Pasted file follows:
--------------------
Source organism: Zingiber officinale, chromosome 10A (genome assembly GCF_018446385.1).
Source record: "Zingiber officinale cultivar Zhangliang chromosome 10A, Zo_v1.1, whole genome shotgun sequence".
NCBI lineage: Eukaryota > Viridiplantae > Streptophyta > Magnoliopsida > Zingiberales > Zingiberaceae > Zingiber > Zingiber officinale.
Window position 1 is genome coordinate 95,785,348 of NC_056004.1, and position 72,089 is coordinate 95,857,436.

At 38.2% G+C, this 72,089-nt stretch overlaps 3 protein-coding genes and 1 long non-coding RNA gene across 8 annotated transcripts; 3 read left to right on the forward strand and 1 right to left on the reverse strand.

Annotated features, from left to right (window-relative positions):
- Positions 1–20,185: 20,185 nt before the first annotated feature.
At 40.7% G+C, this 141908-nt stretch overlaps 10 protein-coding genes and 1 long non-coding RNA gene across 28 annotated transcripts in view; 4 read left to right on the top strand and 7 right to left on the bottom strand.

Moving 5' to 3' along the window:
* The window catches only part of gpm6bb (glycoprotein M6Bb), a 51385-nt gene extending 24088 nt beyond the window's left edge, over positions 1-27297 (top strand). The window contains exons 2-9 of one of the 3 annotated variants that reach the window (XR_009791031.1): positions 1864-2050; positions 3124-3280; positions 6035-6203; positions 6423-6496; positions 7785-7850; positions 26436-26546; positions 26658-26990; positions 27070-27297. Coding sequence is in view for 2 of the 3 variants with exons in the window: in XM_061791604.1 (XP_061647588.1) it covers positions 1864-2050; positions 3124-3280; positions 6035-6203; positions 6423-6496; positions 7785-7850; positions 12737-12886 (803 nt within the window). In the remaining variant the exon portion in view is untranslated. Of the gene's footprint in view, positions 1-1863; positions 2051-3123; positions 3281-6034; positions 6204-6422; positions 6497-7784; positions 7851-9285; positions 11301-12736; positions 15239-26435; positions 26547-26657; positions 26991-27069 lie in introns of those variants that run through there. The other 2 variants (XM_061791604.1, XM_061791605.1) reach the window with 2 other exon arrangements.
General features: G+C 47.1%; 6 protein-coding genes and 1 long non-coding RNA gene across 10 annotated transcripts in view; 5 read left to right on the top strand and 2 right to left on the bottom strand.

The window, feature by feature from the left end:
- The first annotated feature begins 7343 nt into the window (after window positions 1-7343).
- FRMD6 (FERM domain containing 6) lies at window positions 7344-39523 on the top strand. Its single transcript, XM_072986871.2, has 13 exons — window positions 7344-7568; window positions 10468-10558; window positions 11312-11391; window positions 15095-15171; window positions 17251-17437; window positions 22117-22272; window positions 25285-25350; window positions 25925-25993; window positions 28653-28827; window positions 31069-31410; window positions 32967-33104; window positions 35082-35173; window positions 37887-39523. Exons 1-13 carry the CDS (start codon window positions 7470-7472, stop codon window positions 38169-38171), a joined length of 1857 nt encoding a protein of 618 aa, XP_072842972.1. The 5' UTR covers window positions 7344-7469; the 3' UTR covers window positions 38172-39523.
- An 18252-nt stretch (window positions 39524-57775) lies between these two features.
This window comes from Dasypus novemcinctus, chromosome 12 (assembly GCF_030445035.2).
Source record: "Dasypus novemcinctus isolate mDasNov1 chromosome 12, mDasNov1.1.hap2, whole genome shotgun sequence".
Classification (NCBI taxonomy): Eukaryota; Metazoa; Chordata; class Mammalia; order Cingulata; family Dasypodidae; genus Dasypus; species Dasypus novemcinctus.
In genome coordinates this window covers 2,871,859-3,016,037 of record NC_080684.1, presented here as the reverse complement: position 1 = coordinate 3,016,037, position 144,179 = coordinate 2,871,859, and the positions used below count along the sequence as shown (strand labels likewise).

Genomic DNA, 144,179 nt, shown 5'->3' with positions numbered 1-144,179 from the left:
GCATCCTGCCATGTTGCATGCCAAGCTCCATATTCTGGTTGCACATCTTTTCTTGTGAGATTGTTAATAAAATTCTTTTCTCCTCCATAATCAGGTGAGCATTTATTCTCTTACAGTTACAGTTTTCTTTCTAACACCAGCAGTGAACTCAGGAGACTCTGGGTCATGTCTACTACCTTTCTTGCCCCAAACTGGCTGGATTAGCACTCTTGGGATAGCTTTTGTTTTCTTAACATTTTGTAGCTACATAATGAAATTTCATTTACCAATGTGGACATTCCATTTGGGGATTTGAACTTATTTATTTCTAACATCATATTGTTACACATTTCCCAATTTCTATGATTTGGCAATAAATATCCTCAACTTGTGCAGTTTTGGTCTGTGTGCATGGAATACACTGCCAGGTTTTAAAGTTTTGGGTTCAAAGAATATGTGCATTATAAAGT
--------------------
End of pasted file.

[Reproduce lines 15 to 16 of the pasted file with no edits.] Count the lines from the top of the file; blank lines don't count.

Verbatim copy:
- An 18252-nt stretch (window positions 39524-57775) lies between these two features.
This window comes from Dasypus novemcinctus, chromosome 12 (assembly GCF_030445035.2).